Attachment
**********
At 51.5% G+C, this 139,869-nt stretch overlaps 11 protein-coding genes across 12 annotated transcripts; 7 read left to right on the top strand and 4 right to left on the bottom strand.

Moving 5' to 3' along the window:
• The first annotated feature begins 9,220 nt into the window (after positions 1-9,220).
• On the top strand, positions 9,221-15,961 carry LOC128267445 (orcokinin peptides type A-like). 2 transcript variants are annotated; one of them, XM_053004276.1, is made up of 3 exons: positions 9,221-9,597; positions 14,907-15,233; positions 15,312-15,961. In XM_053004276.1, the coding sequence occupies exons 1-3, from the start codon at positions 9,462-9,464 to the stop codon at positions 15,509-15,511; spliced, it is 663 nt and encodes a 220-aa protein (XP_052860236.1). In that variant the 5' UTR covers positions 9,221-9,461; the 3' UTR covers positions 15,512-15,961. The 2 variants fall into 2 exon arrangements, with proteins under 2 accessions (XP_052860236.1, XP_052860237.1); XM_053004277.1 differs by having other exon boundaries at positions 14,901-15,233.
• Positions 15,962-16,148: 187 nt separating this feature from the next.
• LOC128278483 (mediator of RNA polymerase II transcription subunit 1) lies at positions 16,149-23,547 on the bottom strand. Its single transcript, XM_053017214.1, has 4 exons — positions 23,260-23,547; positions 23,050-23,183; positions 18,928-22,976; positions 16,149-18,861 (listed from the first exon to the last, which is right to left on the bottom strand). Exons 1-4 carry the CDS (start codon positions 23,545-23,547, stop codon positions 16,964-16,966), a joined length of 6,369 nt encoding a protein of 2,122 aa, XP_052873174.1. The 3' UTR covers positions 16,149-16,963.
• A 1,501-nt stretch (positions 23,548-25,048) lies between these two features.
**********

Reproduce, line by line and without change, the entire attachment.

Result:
At 51.5% G+C, this 139,869-nt stretch overlaps 11 protein-coding genes across 12 annotated transcripts; 7 read left to right on the top strand and 4 right to left on the bottom strand.

Moving 5' to 3' along the window:
• The first annotated feature begins 9,220 nt into the window (after positions 1-9,220).
• On the top strand, positions 9,221-15,961 carry LOC128267445 (orcokinin peptides type A-like). 2 transcript variants are annotated; one of them, XM_053004276.1, is made up of 3 exons: positions 9,221-9,597; positions 14,907-15,233; positions 15,312-15,961. In XM_053004276.1, the coding sequence occupies exons 1-3, from the start codon at positions 9,462-9,464 to the stop codon at positions 15,509-15,511; spliced, it is 663 nt and encodes a 220-aa protein (XP_052860236.1). In that variant the 5' UTR covers positions 9,221-9,461; the 3' UTR covers positions 15,512-15,961. The 2 variants fall into 2 exon arrangements, with proteins under 2 accessions (XP_052860236.1, XP_052860237.1); XM_053004277.1 differs by having other exon boundaries at positions 14,901-15,233.
• Positions 15,962-16,148: 187 nt separating this feature from the next.
• LOC128278483 (mediator of RNA polymerase II transcription subunit 1) lies at positions 16,149-23,547 on the bottom strand. Its single transcript, XM_053017214.1, has 4 exons — positions 23,260-23,547; positions 23,050-23,183; positions 18,928-22,976; positions 16,149-18,861 (listed from the first exon to the last, which is right to left on the bottom strand). Exons 1-4 carry the CDS (start codon positions 23,545-23,547, stop codon positions 16,964-16,966), a joined length of 6,369 nt encoding a protein of 2,122 aa, XP_052873174.1. The 3' UTR covers positions 16,149-16,963.
• A 1,501-nt stretch (positions 23,548-25,048) lies between these two features.